If you fell, you’d probably break your back. The pictures that Michael and Tohi took weren’t so good, so I climbed up a second time. It is tougher getting down than up. I made sure they took photos with the whole structure in the picture.

Afterward we stopped at a bakery and I get a sausage roll and three lamingtons, which also come in raspberry. We were in M’ua, which is the ancient capital of Tonga. The final stop was Captain Cook’s landing place; I’ve now visited several sites of importance to Captain Cook. He was like me: an adventurer and an explorer. At about 4:30 we were back at Toni’s Guesthouse. It was such an awesome trip and is well worth the money. I relaxed for a few minutes and made a cup of tea. Yesterday I heard about a barbeque that was going on at the place I was at yesterday, so I walked up. I didn’t see the young man I was hanging out with, so I walked to the place where I saw Mateaki yesterday. These dogs started chasing me and gnashing their teeth and I was absolutely scared shitless. I ran and ran and tried to climb up on a roof or something like that, but the dogs stopped and my heart was pounding. Mateaki saw me and came outside. He said the dogs wouldn’t have done anything to me, but I was bitten by a dog when I was younger so I’m very cautious around dogs. He offered me a coconut, so he cut off the top and I drank the water and then he broke it in half. The flesh is jelly-like in a white coconut. White coconuts have soft flesh whereas brown coconuts have harder flesh. I only hung out there for about a half hour, and by then I was so stuffed. Tongans have provided me with so much food that I’ve been stuffed everyday. I went back to Toni’s and got on the internet for about a half hour and Teressa emailed me. She misses me so much, and I even told her this is where I want to go for our honeymoon. I heard there was going to be kava tonight, so I waited around for that. At about 7:30, I walked down to the other part of the guesthouse and met Toni and the group for kava. This time it was actually a genuine kava bowl, as opposed to the plastic bowl that the taxi drivers had on my first trip to Fiji.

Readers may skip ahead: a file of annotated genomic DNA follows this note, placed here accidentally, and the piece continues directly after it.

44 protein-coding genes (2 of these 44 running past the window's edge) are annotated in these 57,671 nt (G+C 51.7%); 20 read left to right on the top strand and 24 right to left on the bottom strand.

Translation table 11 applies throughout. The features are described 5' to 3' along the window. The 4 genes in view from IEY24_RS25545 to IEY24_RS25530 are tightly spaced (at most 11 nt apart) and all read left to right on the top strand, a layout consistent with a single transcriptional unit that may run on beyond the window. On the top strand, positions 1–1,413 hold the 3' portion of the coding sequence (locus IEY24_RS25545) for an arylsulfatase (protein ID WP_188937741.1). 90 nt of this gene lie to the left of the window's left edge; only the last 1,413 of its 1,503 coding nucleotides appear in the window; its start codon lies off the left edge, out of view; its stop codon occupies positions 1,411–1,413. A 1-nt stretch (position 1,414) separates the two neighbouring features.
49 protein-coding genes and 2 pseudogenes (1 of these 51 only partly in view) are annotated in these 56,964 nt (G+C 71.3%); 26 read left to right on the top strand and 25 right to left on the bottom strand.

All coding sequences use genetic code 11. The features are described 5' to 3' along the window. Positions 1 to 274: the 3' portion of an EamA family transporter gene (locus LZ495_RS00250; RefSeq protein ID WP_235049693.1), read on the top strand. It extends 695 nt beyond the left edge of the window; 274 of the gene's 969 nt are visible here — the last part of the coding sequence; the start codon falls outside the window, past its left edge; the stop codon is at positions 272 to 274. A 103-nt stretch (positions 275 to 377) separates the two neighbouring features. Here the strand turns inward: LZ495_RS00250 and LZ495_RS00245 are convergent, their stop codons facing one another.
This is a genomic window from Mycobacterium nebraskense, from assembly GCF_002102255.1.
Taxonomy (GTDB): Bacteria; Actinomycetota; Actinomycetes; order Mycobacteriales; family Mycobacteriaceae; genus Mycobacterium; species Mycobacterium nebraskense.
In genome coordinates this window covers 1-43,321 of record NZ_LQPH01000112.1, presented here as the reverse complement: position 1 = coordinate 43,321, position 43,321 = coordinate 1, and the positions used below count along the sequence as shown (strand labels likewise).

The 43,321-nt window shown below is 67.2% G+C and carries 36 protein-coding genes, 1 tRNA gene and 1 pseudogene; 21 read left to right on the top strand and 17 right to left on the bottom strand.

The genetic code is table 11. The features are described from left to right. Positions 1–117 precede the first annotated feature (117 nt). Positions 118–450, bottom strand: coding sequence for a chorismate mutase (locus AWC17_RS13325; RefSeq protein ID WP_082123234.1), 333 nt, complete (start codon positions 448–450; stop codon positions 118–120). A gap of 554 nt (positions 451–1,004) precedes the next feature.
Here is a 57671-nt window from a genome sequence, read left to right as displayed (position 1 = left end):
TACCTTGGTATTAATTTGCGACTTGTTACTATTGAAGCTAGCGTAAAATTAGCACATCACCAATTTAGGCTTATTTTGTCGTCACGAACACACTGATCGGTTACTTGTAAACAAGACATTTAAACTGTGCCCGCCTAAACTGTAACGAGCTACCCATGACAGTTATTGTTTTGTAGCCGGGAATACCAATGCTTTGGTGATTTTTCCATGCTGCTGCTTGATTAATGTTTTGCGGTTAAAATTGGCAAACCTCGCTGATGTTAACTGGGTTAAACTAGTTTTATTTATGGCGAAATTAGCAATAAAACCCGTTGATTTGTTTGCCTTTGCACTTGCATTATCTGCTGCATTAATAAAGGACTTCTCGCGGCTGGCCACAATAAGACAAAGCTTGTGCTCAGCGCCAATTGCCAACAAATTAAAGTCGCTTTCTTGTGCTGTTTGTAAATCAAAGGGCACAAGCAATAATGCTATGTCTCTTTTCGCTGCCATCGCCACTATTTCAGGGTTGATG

Kava is like a liquid Novocain; it numbs your mouth. It has kind of an earthy taste. I have a few rounds and then decided to head back to my guesthouse. As I was walking back, I noticed how you can see many stars in the sky. I simply love the stars, and I wish I could travel to a distant star much like I travel to a distant country. I took a shower and washed my shorts and underwear and hung them up to dry. Tonga is not as humid as Fiji or northern Australia, so they’ll dry quicker. I’ve been drinking a lot of tea on my trip because there is no Red Bull and I don’t drink coffee, therefore I made another cup of tea tonight. I’ve been thinking about making a run for ‘Eua either tomorrow or the next day, but it will probably be the day after tomorrow. I love it so much here in Tonga, and I should have asked for a much longer stopover. With the hospitality, you could easily stay here several months with little money. One thing I always talk about is that “hospitality” is a “foreign term” to most Americans. If you walked by someone in America, chances are they wouldn’t offer you food, a place to stay, or anything like that. In most places I’ve traveled, people are quite generous. In poorer countries, the people don’t have much so they share what they have. In some countries, it’s not uncommon for people to borrow everyday things, like shoes. When August 29th hits, it’s going to be so hard leaving Tonga. Like Toni, I may pack up everything and move here someday! For about an hour or so I just sat back and relaxed. It is now 10:30 PM and I have another special day in Tonga tomorrow. I’d better get some sleep, so I’ll see you in the morning!